In the realm of big Studio Ghibli films, while our affections naturally gravitate towards the main characters, the supporting cast often attains a heightened allure, a consequence of their comparatively fleeting on-screen moments. Nowhere is this phenomenon more evident than in Ghibli's 2001 anime opus, Spirited Away, where the bathhouse spirits threaten to seize the spotlight from the protagonists. Thus, when the studio introduces merchandise dedicated to these ethereal beings, they experience a rapid surge in demand, akin to hotcakes flying off the shelves.
Yet, the ensemble featured doesn't solely encompass the supporting players. At the forefront of the studio's newest merchandise collection stands the stone statue that makes its appearance at the film's inception. This assembly offers a selection of six distinct pieces, procurable individually or as part of a comprehensive set.
Termed "Sen to Chihiro no Kamikakushi Potteri Yura Yura Oki agari Koboshi," the collection translates to "Spirited Away Plump Swaying Self-Righting Dolls." As the title aptly implies, these diminutive figurines boast a unique trait – an inherent ability to remain upright indefinitely, a feat attributed to their rounded bases. This means that even when subjected to external forces, they promptly regain their vertical equilibrium.
Such self-righting dolls are steeped in Japanese tradition, with their most renowned iteration being the daruma, a rounded figure modeled after Bodhidharma. In Japan, these dolls symbolize persistence, owing to their unwavering capacity to stand upright regardless of circumstances.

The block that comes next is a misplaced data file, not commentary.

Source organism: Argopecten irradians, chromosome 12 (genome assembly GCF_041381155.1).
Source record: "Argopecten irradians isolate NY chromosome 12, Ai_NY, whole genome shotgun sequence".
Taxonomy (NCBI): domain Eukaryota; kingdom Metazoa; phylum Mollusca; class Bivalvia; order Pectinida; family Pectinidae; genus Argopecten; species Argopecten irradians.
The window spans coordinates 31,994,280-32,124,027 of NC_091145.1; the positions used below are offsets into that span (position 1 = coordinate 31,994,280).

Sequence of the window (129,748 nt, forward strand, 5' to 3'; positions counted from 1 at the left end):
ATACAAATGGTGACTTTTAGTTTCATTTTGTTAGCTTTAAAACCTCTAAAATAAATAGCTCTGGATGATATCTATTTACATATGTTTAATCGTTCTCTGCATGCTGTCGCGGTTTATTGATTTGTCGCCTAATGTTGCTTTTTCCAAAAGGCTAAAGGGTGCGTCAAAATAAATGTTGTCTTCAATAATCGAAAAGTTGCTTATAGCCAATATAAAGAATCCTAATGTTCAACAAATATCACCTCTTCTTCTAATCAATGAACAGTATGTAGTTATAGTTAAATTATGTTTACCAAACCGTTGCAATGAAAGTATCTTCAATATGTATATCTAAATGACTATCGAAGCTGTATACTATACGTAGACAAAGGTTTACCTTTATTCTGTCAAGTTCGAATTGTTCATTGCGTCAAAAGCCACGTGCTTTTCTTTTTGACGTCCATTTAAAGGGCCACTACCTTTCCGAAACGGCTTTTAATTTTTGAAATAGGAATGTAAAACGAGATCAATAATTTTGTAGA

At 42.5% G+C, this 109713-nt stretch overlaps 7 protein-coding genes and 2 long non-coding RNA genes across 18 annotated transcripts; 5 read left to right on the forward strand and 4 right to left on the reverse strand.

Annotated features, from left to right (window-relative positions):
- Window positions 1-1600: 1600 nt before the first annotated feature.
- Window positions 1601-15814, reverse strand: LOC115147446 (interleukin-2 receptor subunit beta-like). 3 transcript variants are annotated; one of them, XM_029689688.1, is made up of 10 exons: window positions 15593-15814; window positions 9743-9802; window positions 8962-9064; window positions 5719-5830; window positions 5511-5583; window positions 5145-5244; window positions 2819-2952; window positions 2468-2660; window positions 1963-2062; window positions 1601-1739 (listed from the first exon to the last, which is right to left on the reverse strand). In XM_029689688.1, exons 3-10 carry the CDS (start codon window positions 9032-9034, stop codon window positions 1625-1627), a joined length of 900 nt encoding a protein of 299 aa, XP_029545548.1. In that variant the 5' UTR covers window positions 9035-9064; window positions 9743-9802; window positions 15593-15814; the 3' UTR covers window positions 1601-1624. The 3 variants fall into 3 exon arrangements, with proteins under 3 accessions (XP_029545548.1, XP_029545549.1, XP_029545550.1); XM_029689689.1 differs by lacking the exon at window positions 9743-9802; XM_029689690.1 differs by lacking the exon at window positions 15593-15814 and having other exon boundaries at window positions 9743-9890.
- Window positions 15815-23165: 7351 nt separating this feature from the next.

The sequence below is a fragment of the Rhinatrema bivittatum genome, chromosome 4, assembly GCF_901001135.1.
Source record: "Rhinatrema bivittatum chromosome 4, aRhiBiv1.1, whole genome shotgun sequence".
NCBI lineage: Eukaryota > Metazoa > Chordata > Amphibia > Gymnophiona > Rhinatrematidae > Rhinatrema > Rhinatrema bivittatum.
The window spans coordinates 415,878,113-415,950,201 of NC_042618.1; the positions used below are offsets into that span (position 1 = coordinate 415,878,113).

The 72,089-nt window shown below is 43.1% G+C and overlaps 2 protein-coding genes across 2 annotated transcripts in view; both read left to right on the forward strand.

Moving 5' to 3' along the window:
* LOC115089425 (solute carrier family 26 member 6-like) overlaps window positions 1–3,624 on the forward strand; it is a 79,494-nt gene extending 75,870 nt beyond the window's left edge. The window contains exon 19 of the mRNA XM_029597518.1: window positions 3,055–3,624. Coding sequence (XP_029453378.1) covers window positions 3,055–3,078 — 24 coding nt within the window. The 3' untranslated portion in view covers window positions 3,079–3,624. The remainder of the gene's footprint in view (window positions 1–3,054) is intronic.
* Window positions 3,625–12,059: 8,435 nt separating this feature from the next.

This ethos seamlessly aligns with the thematic currents of Spirited Away, a narrative wherein characters demonstrate remarkable determination in surmounting their trials. Consider Oshira-sama, for instance. The pungent radish spirit might be repulsive to others, yet it steadfastly aids Chihiro during her sojourn at the bathhouse. Similarly, the duck-like chickens, known as Ootori-sama, persevere to find their place in the baths, despite the challenges. Others, such as No Face, the transformed child Boh, and the green-headed "Kashira," also navigate adversity.
However, one of the most distinctive entities within this collection is the Dosojin statue. Fleetingly glimpsed at the film's outset, it stands sentinel along the path embarked upon by Chihiro and her parents. In Japan, stone sculptures of this nature are believed to safeguard travelers as deities of pathways. Thus, placing one of these statues on your desk serves as a charming means to feel secure while journeying through the vast expanse of the internet.